• Gryphyn
    Just an FYI for the authors, Supreme Commander will take advantage of multiple cores, but it has two main threads that use the most CPU power, the first and largest being the AI thread, and the second being the effects thread. Because these threads are so power hungry is why you see a dual core system with higher clocks outperforming a quad with lower clocks. The two main threads are banging their heads against the lower clocked cores, even if the rest of the minor processing can go to cores 3 and 4.
  • cleeve
    Actually Gryphin, from what I've seen Supreme Commander shows huge boosts up to three cores, it's the forth core that shows minimal gains.

    Check out this test at behardware:
    http://www.behardware.com/articles/660-3/supreme-commander-benchmark.html

    1 core: 3.5 fps
    2 cores: 6.6
    3 cores: 12.9
    4 cores: 13.1

    The third core still doubled the FPS!
  • Anonymous
    "While it?s true that the Dell performed a little better in some games in our benchmarks, we do feel that the iBuypower system might have suffered from some specific RTS titles in our benchmark suite and that many other games might show the Gamer Mage 855 system in a stronger light. Indeed, the Radeon 3870 X2 gives the iBuypower system some real gaming credibility for its attractive price."

    What are you talking about? To me it's pretty clear that the Dell outperformed the iBuyPower rig and in some cases by a far margin. Even at higher resultions where the ATI card is supposed the shine it's not like it beat down the Dell. One thing to keep in mind is that those who are looking for a low end gaming rig are not going to have 24"+ sized monitors to run the high resolutions that it would take to get performance better than the dell. Plus, the dell is cheaper.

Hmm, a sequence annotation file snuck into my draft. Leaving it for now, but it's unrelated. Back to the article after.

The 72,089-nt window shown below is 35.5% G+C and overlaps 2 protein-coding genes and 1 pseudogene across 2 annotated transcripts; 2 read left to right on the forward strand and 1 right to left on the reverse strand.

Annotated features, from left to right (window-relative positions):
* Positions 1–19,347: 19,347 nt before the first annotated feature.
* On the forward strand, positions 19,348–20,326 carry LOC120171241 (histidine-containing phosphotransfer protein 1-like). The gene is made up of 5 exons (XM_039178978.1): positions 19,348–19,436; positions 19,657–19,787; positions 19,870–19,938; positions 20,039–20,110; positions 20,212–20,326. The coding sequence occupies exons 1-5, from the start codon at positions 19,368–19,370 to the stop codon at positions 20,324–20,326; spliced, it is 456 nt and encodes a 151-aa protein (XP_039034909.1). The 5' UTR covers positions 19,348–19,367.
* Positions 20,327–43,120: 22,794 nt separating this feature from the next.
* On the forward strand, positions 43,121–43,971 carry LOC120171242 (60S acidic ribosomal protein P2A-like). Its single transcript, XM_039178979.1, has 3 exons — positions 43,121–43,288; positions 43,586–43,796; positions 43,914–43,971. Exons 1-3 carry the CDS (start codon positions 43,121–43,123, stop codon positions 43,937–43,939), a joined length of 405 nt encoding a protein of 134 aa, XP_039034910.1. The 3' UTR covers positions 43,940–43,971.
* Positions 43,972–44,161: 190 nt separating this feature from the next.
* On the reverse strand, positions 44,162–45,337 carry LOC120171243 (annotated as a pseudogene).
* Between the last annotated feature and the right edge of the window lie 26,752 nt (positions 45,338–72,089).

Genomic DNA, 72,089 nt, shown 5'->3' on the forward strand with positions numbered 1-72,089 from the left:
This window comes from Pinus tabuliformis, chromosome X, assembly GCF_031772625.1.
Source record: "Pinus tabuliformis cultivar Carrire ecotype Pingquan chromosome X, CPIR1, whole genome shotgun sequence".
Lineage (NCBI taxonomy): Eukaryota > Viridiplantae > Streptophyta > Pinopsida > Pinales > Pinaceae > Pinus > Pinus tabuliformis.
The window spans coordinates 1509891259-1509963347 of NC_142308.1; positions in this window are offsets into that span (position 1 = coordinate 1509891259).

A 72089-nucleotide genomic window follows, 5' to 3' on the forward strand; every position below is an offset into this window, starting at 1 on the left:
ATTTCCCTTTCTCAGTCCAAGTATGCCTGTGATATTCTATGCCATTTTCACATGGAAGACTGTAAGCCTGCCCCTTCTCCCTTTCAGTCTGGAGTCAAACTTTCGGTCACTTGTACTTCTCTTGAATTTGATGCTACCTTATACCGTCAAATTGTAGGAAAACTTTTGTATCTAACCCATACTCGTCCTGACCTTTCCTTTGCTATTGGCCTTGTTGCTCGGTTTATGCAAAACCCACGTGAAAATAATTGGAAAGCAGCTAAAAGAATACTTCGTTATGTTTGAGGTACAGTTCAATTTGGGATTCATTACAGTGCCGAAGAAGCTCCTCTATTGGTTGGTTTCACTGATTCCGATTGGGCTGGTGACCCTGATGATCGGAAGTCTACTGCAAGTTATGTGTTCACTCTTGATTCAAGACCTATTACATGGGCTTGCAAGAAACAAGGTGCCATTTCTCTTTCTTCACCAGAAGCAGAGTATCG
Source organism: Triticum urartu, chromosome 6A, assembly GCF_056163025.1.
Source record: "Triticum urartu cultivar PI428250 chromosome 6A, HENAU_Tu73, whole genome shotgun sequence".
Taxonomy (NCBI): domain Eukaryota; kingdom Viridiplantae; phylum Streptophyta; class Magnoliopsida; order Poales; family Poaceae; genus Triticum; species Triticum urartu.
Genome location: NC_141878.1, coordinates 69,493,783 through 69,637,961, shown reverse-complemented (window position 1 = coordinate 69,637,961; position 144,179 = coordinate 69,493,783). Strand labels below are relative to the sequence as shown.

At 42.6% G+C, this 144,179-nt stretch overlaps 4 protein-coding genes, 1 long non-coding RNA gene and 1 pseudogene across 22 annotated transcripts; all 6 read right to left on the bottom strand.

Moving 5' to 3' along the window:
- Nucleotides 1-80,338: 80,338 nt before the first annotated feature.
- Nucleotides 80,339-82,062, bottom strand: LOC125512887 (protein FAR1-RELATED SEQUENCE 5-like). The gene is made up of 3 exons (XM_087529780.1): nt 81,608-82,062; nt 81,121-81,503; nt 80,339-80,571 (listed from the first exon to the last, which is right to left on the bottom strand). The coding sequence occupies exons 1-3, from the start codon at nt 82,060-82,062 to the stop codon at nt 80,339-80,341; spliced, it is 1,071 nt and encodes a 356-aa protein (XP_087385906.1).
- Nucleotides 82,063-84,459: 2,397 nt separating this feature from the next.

I kind of think the conclusion here was really taking it easy on iBuyPower. Honestly they're going to have to work harder to come up with something that is truely competitve in the market.
  • Gryphyn
    Hmm, that is interesting.
  • Anonymous
    The Dell "budget" system sucks. For the price anyone could build something much better. They are using PC-5300 RAM for godsakes!
  • Anonymous
    The Dell system blows. They are using PC-5300 RAM? Anyone could build something much better for the price. I dont want to even think what quality is in a "dell" 750w PSU
  • samprasfan
    You can actually get a really good deal from Dell if you take the time to look for good discounts. For a buddy of mine, I made an Inspiron 530 with a Q6600, 4GB 800Mhz RAM, 500GB HD, a 22" LCD, and of course the 16x DVD+/-RW, case, MB, keyboard/mouse, and Windows license that runs up the cost of a regular computer, for right around 900$ with shipping and tax. I left it with the onboard video, and bought an 8800GT and a very nice 650W power supply from newegg for 300$, bringing the grand total to 1200$ for a computer that would own the Gamer Mage, and compete with/beat the XPS. I couldn't find the parts cheap enough to beat this deal building it myself, taking everything into account. If you're just upgrading, sure, do it yourself. But starting from scratch, this is a cheap, nearly labor-free way to go.